bill and melinda gates

Bill and Melinda Gates

Bill and Melinda Gates have released a letter in January outlining the work the foundation has done in the last year and they have done this for the past five years. This year, they took a bit of a different approach. They were concerned by virulent myths that programs funded by the Gates Foundation are useless, are not effective, or are potentially dangerous, the couple’s letter focuses on dispelling what they call the three main myths of foreign aid. (videos)



Their main desire is to debunk everyone’s idea that the world is not getting better. There are lots of problems remaining, say the Gateses, but life for most people in the world is getting markedly better every year: “Melinda and I are disgusted by the fact that more than 6 million children died last year. But we are motivated by the fact that this number is the lowest ever recorded. We want to make sure it keeps going down.”

The myths, they write “reflect a dim view of the future, one that says the world isn’t improving but staying poor and sick, and getting overcrowded. We’re going to make the opposite case, that the world is getting better, and that in two decades it will be better still.”


The first myth is that foreign aid simply doesn’t work, that “poor countries are doomed to stay poor.” Bill writes that this simply isn’t true, that in his lifetime, poor countries have made enormous progress:


He writes: “Per-person incomes in Turkey and Chile are where the United States was in 1960. Malaysia is nearly there, as is Gabon.” This chart, which shows income distribution in 1960 versus 2012 shows the same thing. In 1960, people were lumped into two income categories, one mostly in the developing world and one–earning more–in the developed. Now income is distributed much more evenly.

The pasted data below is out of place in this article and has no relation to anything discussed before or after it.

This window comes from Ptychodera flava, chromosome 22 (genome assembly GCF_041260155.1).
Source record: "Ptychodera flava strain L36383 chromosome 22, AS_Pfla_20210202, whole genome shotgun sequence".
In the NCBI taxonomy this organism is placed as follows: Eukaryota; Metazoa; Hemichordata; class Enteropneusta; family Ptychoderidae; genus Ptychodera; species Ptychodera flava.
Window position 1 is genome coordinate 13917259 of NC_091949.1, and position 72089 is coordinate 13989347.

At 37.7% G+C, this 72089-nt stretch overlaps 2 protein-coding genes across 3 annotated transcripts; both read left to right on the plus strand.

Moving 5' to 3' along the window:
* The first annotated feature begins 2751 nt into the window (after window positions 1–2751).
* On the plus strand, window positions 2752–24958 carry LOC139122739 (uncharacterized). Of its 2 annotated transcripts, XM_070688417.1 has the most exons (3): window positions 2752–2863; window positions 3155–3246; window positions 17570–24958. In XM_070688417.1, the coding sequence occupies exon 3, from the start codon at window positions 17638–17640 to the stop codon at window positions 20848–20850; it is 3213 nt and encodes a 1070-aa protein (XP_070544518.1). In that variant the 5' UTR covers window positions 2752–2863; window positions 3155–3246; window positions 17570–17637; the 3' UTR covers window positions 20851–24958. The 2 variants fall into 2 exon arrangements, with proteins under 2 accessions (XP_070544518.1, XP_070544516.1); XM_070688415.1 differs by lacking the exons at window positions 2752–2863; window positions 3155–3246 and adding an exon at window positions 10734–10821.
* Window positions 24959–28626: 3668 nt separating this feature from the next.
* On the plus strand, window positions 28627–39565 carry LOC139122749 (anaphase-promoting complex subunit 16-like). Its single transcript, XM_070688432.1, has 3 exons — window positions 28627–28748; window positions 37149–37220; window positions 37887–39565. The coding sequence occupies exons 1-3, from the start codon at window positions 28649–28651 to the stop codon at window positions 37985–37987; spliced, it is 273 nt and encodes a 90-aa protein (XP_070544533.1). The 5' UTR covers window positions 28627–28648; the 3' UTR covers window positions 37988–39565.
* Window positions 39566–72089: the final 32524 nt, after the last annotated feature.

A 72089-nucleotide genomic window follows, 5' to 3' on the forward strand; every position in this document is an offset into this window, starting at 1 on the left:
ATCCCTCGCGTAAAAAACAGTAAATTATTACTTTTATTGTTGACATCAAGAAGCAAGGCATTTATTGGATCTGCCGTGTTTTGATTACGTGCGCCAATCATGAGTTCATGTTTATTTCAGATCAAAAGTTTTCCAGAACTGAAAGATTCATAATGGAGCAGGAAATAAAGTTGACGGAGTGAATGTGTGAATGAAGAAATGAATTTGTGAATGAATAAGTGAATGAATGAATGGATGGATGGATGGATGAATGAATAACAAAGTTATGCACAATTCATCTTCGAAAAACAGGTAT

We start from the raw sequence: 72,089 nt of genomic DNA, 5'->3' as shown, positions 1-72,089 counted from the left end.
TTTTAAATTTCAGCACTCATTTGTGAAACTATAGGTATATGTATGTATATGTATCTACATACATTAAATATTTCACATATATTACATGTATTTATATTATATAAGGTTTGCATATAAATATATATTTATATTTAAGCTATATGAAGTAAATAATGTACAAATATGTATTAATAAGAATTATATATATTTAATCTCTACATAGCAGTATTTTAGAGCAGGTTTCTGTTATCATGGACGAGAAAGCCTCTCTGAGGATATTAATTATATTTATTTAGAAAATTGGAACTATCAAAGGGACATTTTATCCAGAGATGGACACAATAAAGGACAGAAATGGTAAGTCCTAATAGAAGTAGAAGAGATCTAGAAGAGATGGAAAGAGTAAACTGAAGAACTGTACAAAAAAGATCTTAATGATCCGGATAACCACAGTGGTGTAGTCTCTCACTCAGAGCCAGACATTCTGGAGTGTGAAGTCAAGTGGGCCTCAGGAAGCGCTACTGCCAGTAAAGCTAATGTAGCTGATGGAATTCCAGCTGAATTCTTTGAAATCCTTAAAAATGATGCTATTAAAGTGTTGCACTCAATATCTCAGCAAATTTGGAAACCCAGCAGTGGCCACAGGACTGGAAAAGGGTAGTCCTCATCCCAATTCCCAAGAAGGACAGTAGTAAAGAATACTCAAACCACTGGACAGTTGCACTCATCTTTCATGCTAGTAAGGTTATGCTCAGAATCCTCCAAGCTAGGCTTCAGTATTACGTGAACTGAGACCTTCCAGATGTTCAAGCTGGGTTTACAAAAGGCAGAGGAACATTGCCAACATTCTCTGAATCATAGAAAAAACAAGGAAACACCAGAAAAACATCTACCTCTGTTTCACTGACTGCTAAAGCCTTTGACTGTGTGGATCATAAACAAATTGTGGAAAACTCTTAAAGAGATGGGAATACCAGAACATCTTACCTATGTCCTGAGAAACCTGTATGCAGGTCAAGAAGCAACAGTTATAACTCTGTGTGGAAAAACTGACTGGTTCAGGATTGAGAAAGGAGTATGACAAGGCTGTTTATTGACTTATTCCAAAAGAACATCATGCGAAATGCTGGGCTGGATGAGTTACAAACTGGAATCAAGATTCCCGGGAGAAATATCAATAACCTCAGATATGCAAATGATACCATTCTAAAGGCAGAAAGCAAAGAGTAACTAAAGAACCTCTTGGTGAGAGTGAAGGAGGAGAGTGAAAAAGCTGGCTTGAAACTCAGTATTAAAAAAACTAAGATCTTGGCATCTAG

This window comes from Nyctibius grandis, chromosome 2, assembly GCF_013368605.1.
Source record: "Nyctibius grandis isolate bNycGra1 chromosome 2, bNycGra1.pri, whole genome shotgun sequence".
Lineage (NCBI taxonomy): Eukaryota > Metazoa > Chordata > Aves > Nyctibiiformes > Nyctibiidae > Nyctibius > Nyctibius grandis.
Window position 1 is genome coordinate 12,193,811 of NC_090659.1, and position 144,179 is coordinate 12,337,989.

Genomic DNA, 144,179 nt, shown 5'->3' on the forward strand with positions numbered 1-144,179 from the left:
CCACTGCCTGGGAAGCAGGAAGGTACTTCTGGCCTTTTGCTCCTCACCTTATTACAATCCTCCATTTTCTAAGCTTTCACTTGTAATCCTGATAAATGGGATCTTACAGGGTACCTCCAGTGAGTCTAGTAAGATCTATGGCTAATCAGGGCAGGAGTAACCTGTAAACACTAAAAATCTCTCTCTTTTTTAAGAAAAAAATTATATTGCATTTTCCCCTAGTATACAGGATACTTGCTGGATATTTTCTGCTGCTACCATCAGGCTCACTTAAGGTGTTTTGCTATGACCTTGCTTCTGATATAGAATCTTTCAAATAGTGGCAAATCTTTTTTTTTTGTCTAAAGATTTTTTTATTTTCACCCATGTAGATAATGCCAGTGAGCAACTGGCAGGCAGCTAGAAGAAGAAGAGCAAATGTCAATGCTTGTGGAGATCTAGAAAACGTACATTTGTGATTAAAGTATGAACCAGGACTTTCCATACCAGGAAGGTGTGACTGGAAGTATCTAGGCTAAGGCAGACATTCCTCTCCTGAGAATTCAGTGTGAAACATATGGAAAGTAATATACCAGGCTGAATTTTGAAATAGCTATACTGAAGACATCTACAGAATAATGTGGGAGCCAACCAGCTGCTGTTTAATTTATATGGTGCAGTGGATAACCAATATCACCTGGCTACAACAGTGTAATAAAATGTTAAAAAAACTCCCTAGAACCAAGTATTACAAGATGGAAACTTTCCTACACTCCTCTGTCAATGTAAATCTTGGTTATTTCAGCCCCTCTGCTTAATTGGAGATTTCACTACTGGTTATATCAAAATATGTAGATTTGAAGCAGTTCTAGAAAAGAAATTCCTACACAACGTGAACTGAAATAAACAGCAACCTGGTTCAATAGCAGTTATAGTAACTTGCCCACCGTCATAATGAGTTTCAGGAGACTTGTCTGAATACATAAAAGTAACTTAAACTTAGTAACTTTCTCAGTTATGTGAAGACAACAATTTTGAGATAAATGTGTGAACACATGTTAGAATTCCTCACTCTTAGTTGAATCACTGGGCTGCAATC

poverty curve

Gates says we’ve basically created a middle-class of countries: “Since 1960, China’s real income per person has gone up eightfold. India’s has quadrupled, Brazil’s has almost quintupled, and the small country of Botswana, with shrewd management of its mineral resources, has seen a thirty-fold increase. There is a class of nations in the middle that barely existed 50 years ago, and it includes more than half of the world’s population.”

Because poor countries are not doomed to stay poor, how do we help them improve? Gates says it’s with more aid.


The common argument is that foreign aid does nothing to help developing countries or dooms them to a life of dependency. Gates is particularly unimpressed by this line of reasoning.

First, he points out that America gives only 1% of its budget to foreign aid a year (Norway, which gives the most, gives 3%). That’s just $30 per U.S. citizen a day given away to fund programs in other countries. And most of those programs, says Gates, go to keeping people alive, and do it very cheaply:

I added up all the money spent by donors on health-related aid since 1980. Then I divided by the number of children’s deaths that have been prevented in that same time. It comes to less than $5,000 per child saved (and that doesn’t include the improvements in health that go beyond saving the lives of young children). $5,000 may sound expensive, but keep in mind that U.S. government agencies typically value the life of an American at several million dollars.